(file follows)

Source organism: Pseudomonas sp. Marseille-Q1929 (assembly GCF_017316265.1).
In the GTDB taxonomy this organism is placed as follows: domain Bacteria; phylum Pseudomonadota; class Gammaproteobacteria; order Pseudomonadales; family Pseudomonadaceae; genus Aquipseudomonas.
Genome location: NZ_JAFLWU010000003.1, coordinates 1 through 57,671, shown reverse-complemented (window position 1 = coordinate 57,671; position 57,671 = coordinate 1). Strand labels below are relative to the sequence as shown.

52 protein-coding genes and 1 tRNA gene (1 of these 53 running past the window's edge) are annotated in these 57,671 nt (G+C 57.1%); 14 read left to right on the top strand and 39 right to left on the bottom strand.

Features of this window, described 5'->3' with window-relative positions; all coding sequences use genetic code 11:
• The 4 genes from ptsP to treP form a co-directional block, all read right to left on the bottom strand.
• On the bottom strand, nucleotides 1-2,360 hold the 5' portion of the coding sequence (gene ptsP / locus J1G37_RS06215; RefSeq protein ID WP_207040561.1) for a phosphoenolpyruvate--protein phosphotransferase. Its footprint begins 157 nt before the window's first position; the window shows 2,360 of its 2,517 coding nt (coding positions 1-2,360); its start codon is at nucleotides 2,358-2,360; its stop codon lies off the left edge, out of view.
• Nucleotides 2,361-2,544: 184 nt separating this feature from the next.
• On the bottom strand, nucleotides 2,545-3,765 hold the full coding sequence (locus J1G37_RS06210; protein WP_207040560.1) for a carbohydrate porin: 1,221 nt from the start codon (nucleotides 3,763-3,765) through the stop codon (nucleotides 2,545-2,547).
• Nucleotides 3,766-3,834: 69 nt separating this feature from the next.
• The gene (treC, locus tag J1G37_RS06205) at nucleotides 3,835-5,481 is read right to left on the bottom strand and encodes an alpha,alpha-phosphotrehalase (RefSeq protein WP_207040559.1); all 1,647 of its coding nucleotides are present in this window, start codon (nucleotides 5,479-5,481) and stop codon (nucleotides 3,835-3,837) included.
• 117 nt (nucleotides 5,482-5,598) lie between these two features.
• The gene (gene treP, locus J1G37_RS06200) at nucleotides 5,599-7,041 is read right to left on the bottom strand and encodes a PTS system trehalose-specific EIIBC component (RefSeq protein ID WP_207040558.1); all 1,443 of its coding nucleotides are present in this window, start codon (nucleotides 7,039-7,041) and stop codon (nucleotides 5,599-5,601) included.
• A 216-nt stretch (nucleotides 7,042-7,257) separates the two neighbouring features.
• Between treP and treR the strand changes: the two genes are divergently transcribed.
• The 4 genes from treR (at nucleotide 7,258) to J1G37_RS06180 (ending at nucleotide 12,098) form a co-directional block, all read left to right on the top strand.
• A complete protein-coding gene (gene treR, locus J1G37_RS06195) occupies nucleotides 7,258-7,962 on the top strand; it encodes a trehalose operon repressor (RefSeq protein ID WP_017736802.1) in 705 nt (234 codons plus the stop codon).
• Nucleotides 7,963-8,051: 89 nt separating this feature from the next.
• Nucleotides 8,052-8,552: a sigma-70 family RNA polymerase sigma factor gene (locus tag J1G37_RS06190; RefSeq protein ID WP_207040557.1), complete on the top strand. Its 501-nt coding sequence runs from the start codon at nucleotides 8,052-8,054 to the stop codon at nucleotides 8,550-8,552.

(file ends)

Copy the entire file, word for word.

Source organism: Pseudomonas sp. Marseille-Q1929 (assembly GCF_017316265.1).
In the GTDB taxonomy this organism is placed as follows: domain Bacteria; phylum Pseudomonadota; class Gammaproteobacteria; order Pseudomonadales; family Pseudomonadaceae; genus Aquipseudomonas.
Genome location: NZ_JAFLWU010000003.1, coordinates 1 through 57,671, shown reverse-complemented (window position 1 = coordinate 57,671; position 57,671 = coordinate 1). Strand labels below are relative to the sequence as shown.

52 protein-coding genes and 1 tRNA gene (1 of these 53 running past the window's edge) are annotated in these 57,671 nt (G+C 57.1%); 14 read left to right on the top strand and 39 right to left on the bottom strand.

Features of this window, described 5'->3' with window-relative positions; all coding sequences use genetic code 11:
• The 4 genes from ptsP to treP form a co-directional block, all read right to left on the bottom strand.
• On the bottom strand, nucleotides 1-2,360 hold the 5' portion of the coding sequence (gene ptsP / locus J1G37_RS06215; RefSeq protein ID WP_207040561.1) for a phosphoenolpyruvate--protein phosphotransferase. Its footprint begins 157 nt before the window's first position; the window shows 2,360 of its 2,517 coding nt (coding positions 1-2,360); its start codon is at nucleotides 2,358-2,360; its stop codon lies off the left edge, out of view.
• Nucleotides 2,361-2,544: 184 nt separating this feature from the next.
• On the bottom strand, nucleotides 2,545-3,765 hold the full coding sequence (locus J1G37_RS06210; protein WP_207040560.1) for a carbohydrate porin: 1,221 nt from the start codon (nucleotides 3,763-3,765) through the stop codon (nucleotides 2,545-2,547).
• Nucleotides 3,766-3,834: 69 nt separating this feature from the next.
• The gene (treC, locus tag J1G37_RS06205) at nucleotides 3,835-5,481 is read right to left on the bottom strand and encodes an alpha,alpha-phosphotrehalase (RefSeq protein WP_207040559.1); all 1,647 of its coding nucleotides are present in this window, start codon (nucleotides 5,479-5,481) and stop codon (nucleotides 3,835-3,837) included.
• 117 nt (nucleotides 5,482-5,598) lie between these two features.
• The gene (gene treP, locus J1G37_RS06200) at nucleotides 5,599-7,041 is read right to left on the bottom strand and encodes a PTS system trehalose-specific EIIBC component (RefSeq protein ID WP_207040558.1); all 1,443 of its coding nucleotides are present in this window, start codon (nucleotides 7,039-7,041) and stop codon (nucleotides 5,599-5,601) included.
• A 216-nt stretch (nucleotides 7,042-7,257) separates the two neighbouring features.
• Between treP and treR the strand changes: the two genes are divergently transcribed.
• The 4 genes from treR (at nucleotide 7,258) to J1G37_RS06180 (ending at nucleotide 12,098) form a co-directional block, all read left to right on the top strand.
• A complete protein-coding gene (gene treR, locus J1G37_RS06195) occupies nucleotides 7,258-7,962 on the top strand; it encodes a trehalose operon repressor (RefSeq protein ID WP_017736802.1) in 705 nt (234 codons plus the stop codon).
• Nucleotides 7,963-8,051: 89 nt separating this feature from the next.
• Nucleotides 8,052-8,552: a sigma-70 family RNA polymerase sigma factor gene (locus tag J1G37_RS06190; RefSeq protein ID WP_207040557.1), complete on the top strand. Its 501-nt coding sequence runs from the start codon at nucleotides 8,052-8,054 to the stop codon at nucleotides 8,550-8,552.